I think you have got the drift of this.

NI surviving or not is not about the redrawing of the border it’s about the virtually impossibility of there being a unitary state in a new Ireland. NI will exist. So even in a UI NI has to be made work.

Try getting a SF candidate to engage in this point though?

And in my experience there are some SF voters who back SF’s “strategic” dodging of governmental responsibilities as a mean of proving NI not being to work without realising that even in a UI there will still be a stormont, a NI, a need for consent of 2 communities, a GFA, a role for the GB government etc etc

It seems SF have a vested interest in ignorance

This

SF haven't the intelligence to understand this. For everyday they grandstand on equality issues they are pushing any possible UI further and further away.
The GFA is the only show in town. The sooner people realise this, then the sooner we can get on with the serious business of making NI work and work it must if you want to achieve a UI as I do.

Think you are wrong there. I believe SF have a long term strategy and are working towards that. Look at how they managed SDLP, growth in the south, and even how they managed Brexit (relatively bruise free). They are a durable party, that are prepared to "tough it out" during periods of bad press.

On unification,  and evidence of them considering changes that will be required to accommodate the British / Unionist identify, she spoke last year about being open to discussions on Ireland rejoining the Commonwealth.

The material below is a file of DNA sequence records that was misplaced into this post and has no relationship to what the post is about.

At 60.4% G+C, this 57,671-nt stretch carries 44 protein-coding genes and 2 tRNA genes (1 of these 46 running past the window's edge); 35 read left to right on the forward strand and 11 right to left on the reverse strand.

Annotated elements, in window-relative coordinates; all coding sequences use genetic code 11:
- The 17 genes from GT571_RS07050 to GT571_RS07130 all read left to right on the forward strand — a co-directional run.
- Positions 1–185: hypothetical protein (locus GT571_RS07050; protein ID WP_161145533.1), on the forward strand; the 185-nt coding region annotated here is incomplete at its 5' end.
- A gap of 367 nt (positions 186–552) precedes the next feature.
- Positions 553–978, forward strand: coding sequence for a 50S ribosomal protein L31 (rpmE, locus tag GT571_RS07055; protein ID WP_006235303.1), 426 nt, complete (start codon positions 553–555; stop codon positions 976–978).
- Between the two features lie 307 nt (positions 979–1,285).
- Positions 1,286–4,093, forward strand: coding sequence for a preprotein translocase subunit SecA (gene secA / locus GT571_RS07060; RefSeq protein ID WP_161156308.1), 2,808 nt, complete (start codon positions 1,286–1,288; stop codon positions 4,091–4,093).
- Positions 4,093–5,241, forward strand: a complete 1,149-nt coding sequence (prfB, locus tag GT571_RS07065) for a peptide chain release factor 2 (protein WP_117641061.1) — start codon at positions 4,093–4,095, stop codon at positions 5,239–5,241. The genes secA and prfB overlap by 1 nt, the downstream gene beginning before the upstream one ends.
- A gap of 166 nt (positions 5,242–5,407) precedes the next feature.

I think SF have a better understanding the objectives of the game that others are giving them credit for.
 

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smelmoth

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Re: A United Ireland. Opening up the discussion.
« Reply #2519 on: May 02, 2019, 02:26:24 PM »
The new All Ireland State won't be a Unitary State.
It will most likely be a Confederation with 2 "Home Rule" regions based on the 26 and 6 County Areas.

I think you have got the drift of this.

NI surviving or not is not about the redrawing of the border it’s about the virtually impossibility of there being a unitary state in a new Ireland. NI will exist. So even in a UI NI has to be made work.

Try getting a SF candidate to engage in this point though?

And in my experience there are some SF voters who back SF’s “strategic” dodging of governmental responsibilities as a mean of proving NI not being to work without realising that even in a UI there will still be a stormont, a NI, a need for consent of 2 communities, a GFA, a role for the GB government etc etc

It seems SF have a vested interest in ignorance

This

SF haven't the intelligence to understand this. For everyday they grandstand on equality issues they are pushing any possible UI further and further away.
The GFA is the only show in town. The sooner people realise this, then the sooner we can get on with the serious business of making NI work and work it must if you want to achieve a UI as I do.

Think you are wrong there. I believe SF have a long term strategy and are working towards that. Look at how they managed SDLP, growth in the south, and even how they managed Brexit (relatively bruise free). They are a durable party, that are prepared to "tough it out" during periods of bad press.

On unification,  and evidence of them considering changes that will be required to accommodate the British / Unionist identify, she spoke last year about being open to discussions on Ireland rejoining the Commonwealth.

I think SF have a better understanding the objectives of the game that others are giving them credit for.

Are they any good at delivering government?

Are their candidates truthful about NI continuing to exist even in a UI?